Saturday, May 23, 2009

Discovering the Mummy of Hatshepsut

One of Egypt’s most famous pharaohs, Hatshepsut is known for an ambitious building program, legendary trading expeditions, and an exceptionally prosperous reign. Hatshepsut is most famous, however, for being one of the few women to rule Egypt as king. Until recently, the body of this legendary ruler was thought to be lost to history, destroyed, like her monuments, in attempts to wipe out all evidence of her reign. However, recent studies suggest that an anonymous mummy in the Valley of the Kings may indeed be "the king herself."

Hatshepsut lived during Egypt’s Eighteenth Dynasty, whose well-known members included Akhenaten, Nefertiti, and Tutankhamun. Her father was Thutmose I, and she married her half-brother, Thutmose II (a common custom for Egyptian monarchs). When Thutmose II died, his son Thutmose III, whom he fathered by another wife, was too young to rule. Queen Hatshepsut became his co-regent and ruled on his behalf, another common custom.

Hatshepsut broke with tradition, however, when she declared herself king. She ruled for a time on her own, and then later as co-Pharaoh with Thutmose III. She used male titles and portrayed herself with traditional kingly attributes. This probably helped to legitimize her reign, since Egyptian custom held that kings should be male. She also reinforced her right to rule by claiming divine descent, and emphasizing her royal lineage through her grandmother, Ahmose-Nefertari. Thutmose III eventually became king, but there is little evidence to suggest he felt animosity toward his step-mother. The destruction of her monuments most likely represents a later political attempt to erase the memory of a female pharaoh and preserve Egyptian tradition.

Hatshepsut’s official tomb, KV20, contained canopic jars for her internal organs but no mummy. A box inscribed for Hatshepsut was found in the cache of royal mummies at Deir el Bahri, but her mummy was not found there. The box contained viscera, probably r from the mummification process, and a fragment of a tooth. The tomb of Hatshepsut’s wet nurse, Sitre-In, is labeled KV60 and contained two female mummies. One was found in a coffin inscribed for Sitre-In, the other was on the floor without a coffin. Despite the fact that her left arm was crossed over her chest in the gesture associated with royalty, the latter mummy was ignored while Sitre-In was taken to a museum. After all, there was little to suggest the glory of who this mummy had been in life- the body was of an obese woman around 50 years old, who suffered from severe gum disease and tooth decay, diabetes and advanced bone cancer.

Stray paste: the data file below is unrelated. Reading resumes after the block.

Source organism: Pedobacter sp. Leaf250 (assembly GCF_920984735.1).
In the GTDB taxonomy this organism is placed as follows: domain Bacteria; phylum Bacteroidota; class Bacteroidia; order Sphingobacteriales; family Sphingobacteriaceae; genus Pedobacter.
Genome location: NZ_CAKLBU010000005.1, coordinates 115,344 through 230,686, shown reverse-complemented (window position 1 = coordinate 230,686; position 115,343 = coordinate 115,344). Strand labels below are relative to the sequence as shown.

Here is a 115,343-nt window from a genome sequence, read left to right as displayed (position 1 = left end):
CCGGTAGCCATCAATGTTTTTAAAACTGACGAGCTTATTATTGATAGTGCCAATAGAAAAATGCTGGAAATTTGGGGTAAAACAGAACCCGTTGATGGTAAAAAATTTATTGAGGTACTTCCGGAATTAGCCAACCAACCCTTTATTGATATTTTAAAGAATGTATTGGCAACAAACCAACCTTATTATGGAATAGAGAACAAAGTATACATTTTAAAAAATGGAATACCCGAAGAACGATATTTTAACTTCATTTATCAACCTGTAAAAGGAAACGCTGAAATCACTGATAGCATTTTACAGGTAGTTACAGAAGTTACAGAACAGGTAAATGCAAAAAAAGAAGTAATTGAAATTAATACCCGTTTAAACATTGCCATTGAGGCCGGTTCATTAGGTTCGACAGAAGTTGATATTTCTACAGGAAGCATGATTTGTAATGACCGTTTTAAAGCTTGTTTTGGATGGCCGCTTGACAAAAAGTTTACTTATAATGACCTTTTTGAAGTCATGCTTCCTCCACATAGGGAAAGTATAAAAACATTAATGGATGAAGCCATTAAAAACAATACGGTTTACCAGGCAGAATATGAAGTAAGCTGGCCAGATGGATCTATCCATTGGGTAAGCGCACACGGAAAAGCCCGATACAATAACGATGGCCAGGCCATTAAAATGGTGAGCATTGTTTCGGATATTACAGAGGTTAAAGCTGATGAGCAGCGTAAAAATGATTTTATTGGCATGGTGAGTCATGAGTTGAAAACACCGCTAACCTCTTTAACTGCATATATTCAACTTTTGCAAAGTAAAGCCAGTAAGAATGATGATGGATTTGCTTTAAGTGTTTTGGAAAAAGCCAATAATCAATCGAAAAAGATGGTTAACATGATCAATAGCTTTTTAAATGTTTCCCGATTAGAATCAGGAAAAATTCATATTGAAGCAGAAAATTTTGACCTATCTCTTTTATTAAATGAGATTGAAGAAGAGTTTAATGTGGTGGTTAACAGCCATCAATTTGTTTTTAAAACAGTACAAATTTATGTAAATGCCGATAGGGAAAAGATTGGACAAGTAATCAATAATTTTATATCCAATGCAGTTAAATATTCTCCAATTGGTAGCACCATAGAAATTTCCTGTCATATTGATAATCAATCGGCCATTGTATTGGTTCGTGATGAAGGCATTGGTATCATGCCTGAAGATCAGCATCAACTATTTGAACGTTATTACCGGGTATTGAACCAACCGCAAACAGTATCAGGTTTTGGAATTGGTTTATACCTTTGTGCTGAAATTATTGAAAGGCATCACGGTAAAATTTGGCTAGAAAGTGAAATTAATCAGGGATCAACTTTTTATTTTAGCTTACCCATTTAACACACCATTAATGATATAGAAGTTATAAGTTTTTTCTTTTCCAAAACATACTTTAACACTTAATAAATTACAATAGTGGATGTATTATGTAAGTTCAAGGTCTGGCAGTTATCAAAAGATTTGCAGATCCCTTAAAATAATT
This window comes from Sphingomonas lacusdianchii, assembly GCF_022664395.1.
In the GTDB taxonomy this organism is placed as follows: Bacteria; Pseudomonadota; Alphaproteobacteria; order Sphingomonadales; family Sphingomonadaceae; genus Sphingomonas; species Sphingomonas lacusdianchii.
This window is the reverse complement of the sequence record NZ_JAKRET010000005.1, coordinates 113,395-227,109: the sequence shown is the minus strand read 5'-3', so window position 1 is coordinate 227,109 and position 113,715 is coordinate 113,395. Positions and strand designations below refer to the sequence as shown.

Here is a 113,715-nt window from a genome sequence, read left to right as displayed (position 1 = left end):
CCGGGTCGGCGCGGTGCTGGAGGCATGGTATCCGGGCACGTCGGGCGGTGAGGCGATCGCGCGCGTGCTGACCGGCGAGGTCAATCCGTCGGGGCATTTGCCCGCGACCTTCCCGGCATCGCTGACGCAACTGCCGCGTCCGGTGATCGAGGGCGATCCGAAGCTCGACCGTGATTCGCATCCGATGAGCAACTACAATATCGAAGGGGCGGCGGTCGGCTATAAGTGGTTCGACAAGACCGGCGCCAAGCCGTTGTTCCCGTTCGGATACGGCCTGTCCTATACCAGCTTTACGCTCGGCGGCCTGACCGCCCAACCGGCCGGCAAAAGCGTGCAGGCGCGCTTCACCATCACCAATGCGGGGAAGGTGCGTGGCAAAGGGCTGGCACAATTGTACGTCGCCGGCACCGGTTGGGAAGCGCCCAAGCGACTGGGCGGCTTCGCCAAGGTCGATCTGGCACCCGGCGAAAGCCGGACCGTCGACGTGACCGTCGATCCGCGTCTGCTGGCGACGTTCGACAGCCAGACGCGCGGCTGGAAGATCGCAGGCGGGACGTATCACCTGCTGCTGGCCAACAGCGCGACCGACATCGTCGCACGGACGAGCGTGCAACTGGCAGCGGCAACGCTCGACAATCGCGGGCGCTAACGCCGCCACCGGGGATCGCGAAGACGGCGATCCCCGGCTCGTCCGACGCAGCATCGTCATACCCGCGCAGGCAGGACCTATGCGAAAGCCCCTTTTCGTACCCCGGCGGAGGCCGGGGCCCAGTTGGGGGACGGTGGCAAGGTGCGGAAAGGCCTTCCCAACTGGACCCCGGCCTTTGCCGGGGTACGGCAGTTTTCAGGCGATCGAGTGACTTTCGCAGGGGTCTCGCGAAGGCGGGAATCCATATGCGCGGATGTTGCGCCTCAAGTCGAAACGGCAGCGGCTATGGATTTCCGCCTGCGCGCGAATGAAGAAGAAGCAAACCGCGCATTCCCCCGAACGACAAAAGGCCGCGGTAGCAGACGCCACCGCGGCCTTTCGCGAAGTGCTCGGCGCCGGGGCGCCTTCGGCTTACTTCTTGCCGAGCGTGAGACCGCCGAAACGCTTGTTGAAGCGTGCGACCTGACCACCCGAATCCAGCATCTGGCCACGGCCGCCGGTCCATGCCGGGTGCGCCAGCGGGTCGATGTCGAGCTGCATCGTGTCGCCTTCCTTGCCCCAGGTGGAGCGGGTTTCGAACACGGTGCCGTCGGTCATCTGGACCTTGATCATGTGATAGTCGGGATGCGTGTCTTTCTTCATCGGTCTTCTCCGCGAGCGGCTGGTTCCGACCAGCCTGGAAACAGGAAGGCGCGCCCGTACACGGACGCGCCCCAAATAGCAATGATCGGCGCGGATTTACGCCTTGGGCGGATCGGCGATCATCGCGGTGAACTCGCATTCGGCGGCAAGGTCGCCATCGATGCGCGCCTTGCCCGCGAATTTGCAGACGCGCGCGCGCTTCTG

In 1989, fragments from a gilt wooden coffin were found in KV60. This coffin had a notch for the attachment of a false beard of the type worn by pharaohs, which might suggest a pharaoh had once been buried there- but the bodies from the tomb were both women. Recent analysis of the mummy left in the tomb also showed that it was missing a tooth. When researchers compared it to the tooth fragment from the box inscribed for Hatshepsut, it proved to be an exact match. It was becoming evident that this mummy could be that of the legendary queen. The next step in the process is DNA analysis, which is currently being conducted. Preliminary tests have been “encouraging” in suggesting a relationship between this mummy and that of Ahmose-Nefertari, Hatshepsut’s grandmother.

The search for Hatshepsut’s mummy has led to the construction of a new DNA laboratory near the Cairo Museum, the first of its kind dedicated specifically to mummy studies. National Geographic Magazine also made Hatshepsut the cover story for its April issue. With all of this excitement and new possibilities for research, the results of this study will be widely anticipated and may solve one of ancient Egypt’s greatest mysteries.

Image Credits:

1. Wikimedia Commons: Hatshepsut, Eighteenth dynasty of Egypt, c. 1473-1458 B.C. Indurated limestone sculpture at the Metropolitan Museum of Art,New York City. Photo by Postdlf

2. Wikimedia Commons: Schreibkraft and Luestling

3. At the Rosicrucian Egyptian Museum, you can see a model of Hatshepsut’s mortuary temple at Deir el Bahri, and this blue cylinder bead inscribed with the queen’s throne name, Maatkare.


jhwilson9 said...

Does anyone else have suspicions about this ID by the extremely eager egyptologist{?} Zahi Hawass? Supposedly the body was found in a tomb without ID, but some nearby canopic jars were found that contained body parts (canopic jars held soft-tissue organs, such as the liver, which were likely to degrade quickly if left in the body) and the jars had heiroglyphics with the royal name(s) of Hatshepsut. Then one of the canopic jars is ordered to be scanned by Zahi Hawass, and voila, a tooth is found inside it. Curiously, this mummy's jaw is missing one tooth. Hawass sends for a dentist who compares the tooth and the jaw socket, and pronounces it a match. And Zahi Hawass makes a grand announcement of the identification of the long-missing mummy of the famous female pharaoh Hatshepsut.

hans said...

Hi - I have seen many x-rays in my life (i am a dentist)- but few with so much space to contain almost any tooth, as an enormous abscess has destructed the entire bone structure. If this is the relevant x-ray?

Anonymous said...

I have always wanted to see a mummy! I know I would feel very scared, but it's one of my dreams! A friend of mine says I look like a mummy when I take much generic viagra but he is a joker